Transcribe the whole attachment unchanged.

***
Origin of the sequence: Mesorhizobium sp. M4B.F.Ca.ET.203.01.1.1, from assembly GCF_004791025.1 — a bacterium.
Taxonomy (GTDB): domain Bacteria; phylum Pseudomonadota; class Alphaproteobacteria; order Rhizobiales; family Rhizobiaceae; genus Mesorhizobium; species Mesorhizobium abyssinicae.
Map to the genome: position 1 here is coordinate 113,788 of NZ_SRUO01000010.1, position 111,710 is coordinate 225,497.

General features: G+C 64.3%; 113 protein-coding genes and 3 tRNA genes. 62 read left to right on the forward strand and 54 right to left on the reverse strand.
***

Origin of the sequence: Mesorhizobium sp. M4B.F.Ca.ET.203.01.1.1, from assembly GCF_004791025.1 — a bacterium.
Taxonomy (GTDB): domain Bacteria; phylum Pseudomonadota; class Alphaproteobacteria; order Rhizobiales; family Rhizobiaceae; genus Mesorhizobium; species Mesorhizobium abyssinicae.
Map to the genome: position 1 here is coordinate 113,788 of NZ_SRUO01000010.1, position 111,710 is coordinate 225,497.

General features: G+C 64.3%; 113 protein-coding genes and 3 tRNA genes. 62 read left to right on the forward strand and 54 right to left on the reverse strand.